Review: Spencer | Austin Film Festival 2021

Score:  C

Director:  Pablo Larrain

Cast: Kristen Stewart, Timothy Spall, Jack Nielen

Running Time:  111 min

Rated:  R

Lately, you can’t seem to turn on a device without seeing something about Princess Diana. Whether it’s podcasts, television shows, stage musicals or films, the world’s obsession with Princess Di has resurged more than 20 years after her tragic death. Spencer is yet another vehicle to showcase our fascination with the late British royal and gives Kristen Stewart a chance to aim for the fences as the Princess of Wales. Perhaps it’s the glut of Diana content but Pablo Larrain’s Spencer fails to say anything new about the princess, hard as both he and Stewart try to break new ground.

From the title of the film alone it’s clear that Spencer is about Diana as an isolated outsider. Why else highlight her maiden name as a “commoner”? Similar to his past film Jackie, we only see a small slice of Diana’s life portrayed in the film. In this case, it’s Christmas 1991, Diana’s last Christmas as part of the Windsor family, and we can see that her situation is crumbling quickly. Very little context or history is given and instead the film relies on its audience to already be familiar with the story. Perhaps it’s the only upside to premiering after the very successful fourth season of Netflix’s The Crown. From the beginning, the film makes sure to include a disclaimer that this is a “fable based on a true tragedy”, which feels more like a way to avoid legal action than an artistic statement.

Of course, the most highly anticipated aspect of Spencer is Kristen Stewart’s portrayal of the beloved blonde. Ever since she broke through on Twilight, Stewart has fought being pigeon-holed and mostly stuck to the indie scene to earn some artistic credit on the resume. Still, her acting style is consistent across roles, often veering into twitchy movements, closed body language, and stuttering speech. While it’s clear that Stewart is pushing outside of her comfort zone here, her usual tells break through and her accent just isn’t strong enough to completely fade into the role. While the wig and costume design do a lot of heavy lifting, it just isn’t enough to make you forget you’re watching Kristen Stewart. Other cast members mostly fade into the background as the film squarely focuses on Diana, though Timothy Spall manages to stand out as the gruff Major Alistair Gregory and Sally Hawkins shines in her few scenes as Maggie, one of Diana’s staff and confidants. While it’s frustrating to not get more time with familiar royals, it effectively illustrates how isolated Diana feels among them.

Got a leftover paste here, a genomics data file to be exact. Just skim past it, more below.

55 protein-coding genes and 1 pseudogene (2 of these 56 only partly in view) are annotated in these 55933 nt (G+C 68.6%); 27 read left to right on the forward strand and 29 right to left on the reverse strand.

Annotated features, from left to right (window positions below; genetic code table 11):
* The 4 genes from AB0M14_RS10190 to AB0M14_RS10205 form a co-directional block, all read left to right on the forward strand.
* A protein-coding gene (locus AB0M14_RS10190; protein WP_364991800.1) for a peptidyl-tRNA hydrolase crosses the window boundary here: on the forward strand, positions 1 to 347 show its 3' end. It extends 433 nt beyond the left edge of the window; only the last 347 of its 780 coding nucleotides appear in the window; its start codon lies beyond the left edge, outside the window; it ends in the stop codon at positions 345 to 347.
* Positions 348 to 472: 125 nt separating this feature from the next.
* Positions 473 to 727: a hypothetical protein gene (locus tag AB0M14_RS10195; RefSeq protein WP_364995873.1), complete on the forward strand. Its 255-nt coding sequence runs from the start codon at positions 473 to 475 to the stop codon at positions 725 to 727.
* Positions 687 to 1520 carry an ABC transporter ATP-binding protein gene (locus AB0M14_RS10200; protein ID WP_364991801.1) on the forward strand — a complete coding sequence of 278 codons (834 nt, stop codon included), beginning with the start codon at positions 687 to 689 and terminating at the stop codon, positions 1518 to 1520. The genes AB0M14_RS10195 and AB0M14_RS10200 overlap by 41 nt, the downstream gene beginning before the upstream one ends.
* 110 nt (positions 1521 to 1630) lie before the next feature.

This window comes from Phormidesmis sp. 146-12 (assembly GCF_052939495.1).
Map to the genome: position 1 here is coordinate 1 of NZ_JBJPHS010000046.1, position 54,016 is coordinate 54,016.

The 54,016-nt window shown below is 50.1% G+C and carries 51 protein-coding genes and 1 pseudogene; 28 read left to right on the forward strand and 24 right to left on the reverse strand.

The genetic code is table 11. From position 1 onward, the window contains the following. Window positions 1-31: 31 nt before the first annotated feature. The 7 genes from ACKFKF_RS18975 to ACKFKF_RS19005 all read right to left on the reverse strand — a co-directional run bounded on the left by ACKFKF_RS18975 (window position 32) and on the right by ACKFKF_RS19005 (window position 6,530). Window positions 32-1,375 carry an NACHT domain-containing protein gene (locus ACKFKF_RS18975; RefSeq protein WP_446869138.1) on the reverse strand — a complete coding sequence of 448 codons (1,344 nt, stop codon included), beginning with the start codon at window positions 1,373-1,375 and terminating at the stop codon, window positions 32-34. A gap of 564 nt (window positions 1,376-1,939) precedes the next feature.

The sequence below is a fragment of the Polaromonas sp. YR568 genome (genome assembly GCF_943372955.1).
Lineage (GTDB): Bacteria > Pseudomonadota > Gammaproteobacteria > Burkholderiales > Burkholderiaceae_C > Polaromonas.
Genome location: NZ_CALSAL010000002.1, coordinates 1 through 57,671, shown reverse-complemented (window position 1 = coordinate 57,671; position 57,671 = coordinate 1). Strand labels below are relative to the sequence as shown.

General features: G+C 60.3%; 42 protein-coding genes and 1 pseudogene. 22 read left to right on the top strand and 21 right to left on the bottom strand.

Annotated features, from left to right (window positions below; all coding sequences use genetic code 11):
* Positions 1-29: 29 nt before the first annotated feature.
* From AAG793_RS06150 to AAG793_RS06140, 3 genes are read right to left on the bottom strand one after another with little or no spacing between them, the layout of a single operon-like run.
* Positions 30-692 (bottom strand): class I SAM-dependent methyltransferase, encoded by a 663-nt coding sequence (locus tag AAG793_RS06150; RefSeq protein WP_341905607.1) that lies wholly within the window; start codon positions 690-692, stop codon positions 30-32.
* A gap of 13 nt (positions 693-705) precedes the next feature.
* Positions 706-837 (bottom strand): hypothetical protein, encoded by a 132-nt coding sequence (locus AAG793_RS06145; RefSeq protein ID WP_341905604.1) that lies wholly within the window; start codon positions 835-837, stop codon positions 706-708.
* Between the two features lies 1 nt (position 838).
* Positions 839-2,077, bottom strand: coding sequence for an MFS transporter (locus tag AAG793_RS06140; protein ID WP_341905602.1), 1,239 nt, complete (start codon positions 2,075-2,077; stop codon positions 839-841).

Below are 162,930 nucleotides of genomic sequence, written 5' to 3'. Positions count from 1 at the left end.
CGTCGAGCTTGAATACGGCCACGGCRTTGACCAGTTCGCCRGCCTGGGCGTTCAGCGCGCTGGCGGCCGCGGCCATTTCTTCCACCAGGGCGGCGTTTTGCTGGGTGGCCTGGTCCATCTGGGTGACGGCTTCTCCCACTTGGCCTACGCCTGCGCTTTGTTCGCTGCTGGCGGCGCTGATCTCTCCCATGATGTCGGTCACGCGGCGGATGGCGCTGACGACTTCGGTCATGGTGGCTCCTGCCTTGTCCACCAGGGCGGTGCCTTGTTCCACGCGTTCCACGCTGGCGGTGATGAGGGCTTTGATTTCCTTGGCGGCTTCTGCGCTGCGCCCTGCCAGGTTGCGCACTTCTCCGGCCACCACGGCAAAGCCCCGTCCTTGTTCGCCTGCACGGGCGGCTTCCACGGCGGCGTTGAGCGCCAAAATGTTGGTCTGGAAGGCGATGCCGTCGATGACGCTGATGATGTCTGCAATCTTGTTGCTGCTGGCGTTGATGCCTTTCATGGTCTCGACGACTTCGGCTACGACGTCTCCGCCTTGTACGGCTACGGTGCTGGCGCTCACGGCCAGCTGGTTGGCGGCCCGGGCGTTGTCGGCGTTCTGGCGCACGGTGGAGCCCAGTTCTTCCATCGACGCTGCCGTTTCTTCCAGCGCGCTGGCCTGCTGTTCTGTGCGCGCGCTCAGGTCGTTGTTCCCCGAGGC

There’s an uncomfortable feeling that permeates the film and it isn’t just watching Diana unravel in a cold and grandiose house. Spencer purposely avoids accuracy, instead choosing to visually represent Diana’s potential thoughts and feelings about her situation. The premise feels grotesque, glamorizing a real woman’s trauma and pain as it invites the audience to peer in with a magnifying glass, to goggle at a woman’s hysteria, just like the British press did during her actual life. Are we supposed to feel sorry for her? Sympathize with her? We all know this fairy tale doesn’t end well. It feels almost cruel to still be mining one woman’s tragic life for potential awards. 

Spencer desperately wants to find new ground to explore in the story of Diana, Princess of Wales. Larrain and Stewart have no qualms about heightening emotions and veering from reality to tell a more artistic, almost horror-like version of very familiar events. Unfortunately, while the visual language may be different, the story of Diana has been told so many times (and at least a few times by the woman herself) that Spencer fails to say anything new or interesting. Anchored by an earnest performance from Stewart, it favors style over substance. But hey, at least it’s better than the stage musical.


About Katie Anaya

Katie Anaya